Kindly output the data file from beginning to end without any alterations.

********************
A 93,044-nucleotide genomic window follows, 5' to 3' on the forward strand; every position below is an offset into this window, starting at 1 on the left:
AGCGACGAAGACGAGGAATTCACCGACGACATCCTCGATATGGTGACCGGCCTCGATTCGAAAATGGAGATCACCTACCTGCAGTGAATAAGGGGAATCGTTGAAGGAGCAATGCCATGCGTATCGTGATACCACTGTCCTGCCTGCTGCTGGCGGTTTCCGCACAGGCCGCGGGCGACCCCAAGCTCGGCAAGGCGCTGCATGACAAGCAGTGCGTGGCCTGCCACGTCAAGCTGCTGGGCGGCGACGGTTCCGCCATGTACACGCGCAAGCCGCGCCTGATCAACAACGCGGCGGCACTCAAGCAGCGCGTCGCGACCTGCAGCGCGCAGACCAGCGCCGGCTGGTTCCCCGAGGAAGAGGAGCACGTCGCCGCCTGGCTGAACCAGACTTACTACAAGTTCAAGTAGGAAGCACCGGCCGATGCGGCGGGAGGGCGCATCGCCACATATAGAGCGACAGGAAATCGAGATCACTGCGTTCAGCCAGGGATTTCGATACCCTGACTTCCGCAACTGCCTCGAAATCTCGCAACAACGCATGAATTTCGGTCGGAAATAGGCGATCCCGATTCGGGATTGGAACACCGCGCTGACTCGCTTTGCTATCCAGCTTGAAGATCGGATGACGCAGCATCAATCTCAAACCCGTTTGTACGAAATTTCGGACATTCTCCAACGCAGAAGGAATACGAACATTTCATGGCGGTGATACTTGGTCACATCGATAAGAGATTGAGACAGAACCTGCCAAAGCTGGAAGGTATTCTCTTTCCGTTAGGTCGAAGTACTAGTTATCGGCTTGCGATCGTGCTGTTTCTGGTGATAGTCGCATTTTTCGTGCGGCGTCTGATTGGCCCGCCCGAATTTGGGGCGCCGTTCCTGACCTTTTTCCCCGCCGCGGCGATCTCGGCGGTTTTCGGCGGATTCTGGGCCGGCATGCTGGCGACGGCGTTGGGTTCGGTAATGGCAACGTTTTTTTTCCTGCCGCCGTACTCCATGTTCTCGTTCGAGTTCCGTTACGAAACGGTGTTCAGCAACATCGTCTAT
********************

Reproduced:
A 93,044-nucleotide genomic window follows, 5' to 3' on the forward strand; every position below is an offset into this window, starting at 1 on the left:
AGCGACGAAGACGAGGAATTCACCGACGACATCCTCGATATGGTGACCGGCCTCGATTCGAAAATGGAGATCACCTACCTGCAGTGAATAAGGGGAATCGTTGAAGGAGCAATGCCATGCGTATCGTGATACCACTGTCCTGCCTGCTGCTGGCGGTTTCCGCACAGGCCGCGGGCGACCCCAAGCTCGGCAAGGCGCTGCATGACAAGCAGTGCGTGGCCTGCCACGTCAAGCTGCTGGGCGGCGACGGTTCCGCCATGTACACGCGCAAGCCGCGCCTGATCAACAACGCGGCGGCACTCAAGCAGCGCGTCGCGACCTGCAGCGCGCAGACCAGCGCCGGCTGGTTCCCCGAGGAAGAGGAGCACGTCGCCGCCTGGCTGAACCAGACTTACTACAAGTTCAAGTAGGAAGCACCGGCCGATGCGGCGGGAGGGCGCATCGCCACATATAGAGCGACAGGAAATCGAGATCACTGCGTTCAGCCAGGGATTTCGATACCCTGACTTCCGCAACTGCCTCGAAATCTCGCAACAACGCATGAATTTCGGTCGGAAATAGGCGATCCCGATTCGGGATTGGAACACCGCGCTGACTCGCTTTGCTATCCAGCTTGAAGATCGGATGACGCAGCATCAATCTCAAACCCGTTTGTACGAAATTTCGGACATTCTCCAACGCAGAAGGAATACGAACATTTCATGGCGGTGATACTTGGTCACATCGATAAGAGATTGAGACAGAACCTGCCAAAGCTGGAAGGTATTCTCTTTCCGTTAGGTCGAAGTACTAGTTATCGGCTTGCGATCGTGCTGTTTCTGGTGATAGTCGCATTTTTCGTGCGGCGTCTGATTGGCCCGCCCGAATTTGGGGCGCCGTTCCTGACCTTTTTCCCCGCCGCGGCGATCTCGGCGGTTTTCGGCGGATTCTGGGCCGGCATGCTGGCGACGGCGTTGGGTTCGGTAATGGCAACGTTTTTTTTCCTGCCGCCGTACTCCATGTTCTCGTTCGAGTTCCGTTACGAAACGGTGTTCAGCAACATCGTCTAT